In Conversation.

Brooke Testoni

 
“I wear denim a lot. I think because it’s easy it’s comfortable and it can easily be dressed up and down.” “I invest in high quality, classic pieces that are going to last for a long time.”
Brooke Testoni on learning from the past and how she stays true to her vision. “When you’re working for someone else you have to kind of sit in their shoes … When it’s your own it’s great because you know who your customer is and you can do your own kind of style.” Brooke Testoni seemed fated to be a creator. The Brisbane native, who studied fashion business, graphic design and web design, moved to Sydney when she was 20 and immediately began a career in the fashion industry. “I worked for a high end designer ... Then I moved onto a denim label and then I went out on my own,” she tells us from her artfully curated home in Sydney’s Mosman. Eras of the past play a large role in Testoni’s design, style and interior inspirations. “I have a hobby of investing in vintage furniture so I think I look to mid-century design,” she explains. “[And] music definitely has been a huge inspiration to me. I grew up listening to all old school tracks like Bill Withers and Al Green and I always have their music playing every day no matter what.” Still, as a creative director, stylist and designer, Testoni is a woman in constant pursuit of the future classic. And if she can’t find it? She’ll make it herself. “I’ve always wanted to have my own thing,” she says. “I didn’t necessarily think I was going to have a fashion accessories brand, but about three years ago now I just thought, ‘There’s definitely a gap in the market’.” The result was Rylan, a contemporary Australian women’s label with a focus on bags and, now, jewellery.
Rylan’s carrier pieces are an embodiment of Testoni’s aesthetic vision: relaxed, enduring and refined. It’s a quality that’s made her a Nobody Denim woman. And, combined with her love of travel, sees her at home in resort-ready shades of white and neutral. At home or away, simplicity is key. “My personal style would definitely be classic, androgynous and inspired by the past,” she says. “I wear denim a lot. I think because it’s easy it’s comfortable and it can easily be dressed up and down.” As for her own design muse? Much like Testoni herself, “it’s someone who is quite effortless. She’s classic, she likes to invest in pieces that last.”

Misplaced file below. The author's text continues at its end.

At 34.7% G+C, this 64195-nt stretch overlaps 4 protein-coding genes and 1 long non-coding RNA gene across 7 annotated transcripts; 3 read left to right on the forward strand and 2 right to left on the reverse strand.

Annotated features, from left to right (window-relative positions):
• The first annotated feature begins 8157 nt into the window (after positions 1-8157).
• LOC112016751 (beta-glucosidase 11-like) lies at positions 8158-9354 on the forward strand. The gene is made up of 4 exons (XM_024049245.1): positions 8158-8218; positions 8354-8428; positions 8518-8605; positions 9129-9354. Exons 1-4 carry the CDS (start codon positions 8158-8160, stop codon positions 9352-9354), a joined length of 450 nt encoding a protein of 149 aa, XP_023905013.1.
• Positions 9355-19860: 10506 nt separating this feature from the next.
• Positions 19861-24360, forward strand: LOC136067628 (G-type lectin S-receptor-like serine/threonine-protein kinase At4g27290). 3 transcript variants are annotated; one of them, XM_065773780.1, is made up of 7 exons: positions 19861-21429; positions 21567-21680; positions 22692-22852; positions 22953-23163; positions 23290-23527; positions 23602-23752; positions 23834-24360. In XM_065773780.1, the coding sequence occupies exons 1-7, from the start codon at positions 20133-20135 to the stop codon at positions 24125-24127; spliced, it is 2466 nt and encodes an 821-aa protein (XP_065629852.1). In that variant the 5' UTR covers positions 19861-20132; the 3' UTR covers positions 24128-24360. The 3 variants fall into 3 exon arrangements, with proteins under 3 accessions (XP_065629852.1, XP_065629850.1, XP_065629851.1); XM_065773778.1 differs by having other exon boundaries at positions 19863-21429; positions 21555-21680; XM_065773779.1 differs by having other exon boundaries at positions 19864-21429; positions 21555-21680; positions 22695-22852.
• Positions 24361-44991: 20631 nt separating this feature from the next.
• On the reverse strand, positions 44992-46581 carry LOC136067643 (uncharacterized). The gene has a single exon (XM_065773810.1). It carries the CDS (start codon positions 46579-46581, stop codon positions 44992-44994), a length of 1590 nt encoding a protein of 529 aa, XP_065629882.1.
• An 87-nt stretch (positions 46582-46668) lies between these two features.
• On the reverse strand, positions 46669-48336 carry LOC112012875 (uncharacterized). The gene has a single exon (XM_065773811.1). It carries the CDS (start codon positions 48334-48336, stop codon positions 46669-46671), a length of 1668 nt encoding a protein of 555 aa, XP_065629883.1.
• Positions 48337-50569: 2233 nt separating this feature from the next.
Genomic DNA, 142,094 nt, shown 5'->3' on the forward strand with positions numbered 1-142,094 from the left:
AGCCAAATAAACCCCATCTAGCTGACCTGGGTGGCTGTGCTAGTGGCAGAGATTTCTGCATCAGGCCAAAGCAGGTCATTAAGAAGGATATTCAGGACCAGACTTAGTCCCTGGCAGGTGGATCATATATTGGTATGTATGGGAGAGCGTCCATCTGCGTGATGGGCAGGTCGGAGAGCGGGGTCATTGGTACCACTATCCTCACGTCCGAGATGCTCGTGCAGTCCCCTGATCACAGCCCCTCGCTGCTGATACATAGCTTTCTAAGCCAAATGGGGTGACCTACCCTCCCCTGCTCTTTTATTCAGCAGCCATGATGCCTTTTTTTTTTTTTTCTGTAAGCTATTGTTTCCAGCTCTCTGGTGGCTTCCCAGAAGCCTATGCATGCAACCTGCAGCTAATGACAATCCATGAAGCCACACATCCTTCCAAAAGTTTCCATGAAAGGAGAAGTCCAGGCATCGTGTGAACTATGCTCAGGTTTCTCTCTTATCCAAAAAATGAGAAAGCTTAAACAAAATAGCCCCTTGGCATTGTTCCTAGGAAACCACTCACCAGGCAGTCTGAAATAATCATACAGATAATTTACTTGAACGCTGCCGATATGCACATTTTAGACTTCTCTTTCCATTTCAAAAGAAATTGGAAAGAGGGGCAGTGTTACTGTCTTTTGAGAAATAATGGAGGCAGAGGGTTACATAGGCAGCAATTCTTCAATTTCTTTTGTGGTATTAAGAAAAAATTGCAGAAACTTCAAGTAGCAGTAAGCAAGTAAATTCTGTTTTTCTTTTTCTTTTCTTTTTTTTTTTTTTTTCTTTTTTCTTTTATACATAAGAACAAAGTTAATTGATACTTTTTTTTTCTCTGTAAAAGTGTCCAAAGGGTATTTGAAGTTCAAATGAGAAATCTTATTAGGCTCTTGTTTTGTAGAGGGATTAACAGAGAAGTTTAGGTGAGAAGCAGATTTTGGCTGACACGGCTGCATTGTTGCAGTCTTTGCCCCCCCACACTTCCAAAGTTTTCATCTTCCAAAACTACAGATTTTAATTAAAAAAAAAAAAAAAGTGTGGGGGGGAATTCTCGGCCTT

As for her own design muse? Much like Testoni herself, “it’s someone who is quite effortless. She’s classic, she likes to invest in pieces that last.”

What does a typical day look like for you?

Every day is completely different. There’s social media for the brand, there’s designing for the brand, there’s the next collections, there’s everything from press … and obviously the dreaded admin. But I have a son [Franco] too, so I have a few days with him and then I have a few days working.

How do your design work or your artistic inspirations affect your own sense of personal style?

My personal style has changed so much over time and I feel like that just happens with age. You go into the fashion industry at 20, and I’m 30 now, a decade later ... I invest in high quality, classic pieces that are going to last for a long time. I just want them to be effortless and classic.

Is there an era in the past that you are most inspired by?

I would definitely say the late 50s, early 60s would be my favourite ... That’s because it’s a lot more preppy back then, the hemlines started to come up and it was just such a beautiful era.

Are there any specific artists that you are admiring the moment?

I love Mattea Perrotta, she’s always been my favourite. I have one of her [works] at home.

You mention your love of travel – is there a place in the world that you find the most inspiring?

We love to go to Italy … Tuscany, Sardinia is probably one of our favourites. It’s still quite local … Italy as a whole I’m really inspired by – the food and the culture, but more the architecture, the interiors, everything. It’s just so beautiful.

Do you find there is added pressure working for yourself? How do you deal with that?
Of course I do feel pressure, I think that’s unavoidable, but I just do what I think is right. And people love it, or it won’t be everyone’s cup of tea, but that’s fine I think. You just need to come to the conclusion that not everyone in the world is going to be your customer so you just stay true to your vision and then there’s not so much pressure.

What do you need to have around you to feel creatively inspired?

If I’m in a room where I love the furniture and I have good music on, I totally feel like I’m more inspired in that environment. I’m not sure why but I feel like music just gives you a good, upbeat mood and if I’m setting the scene and working in that environment things just come to me easier.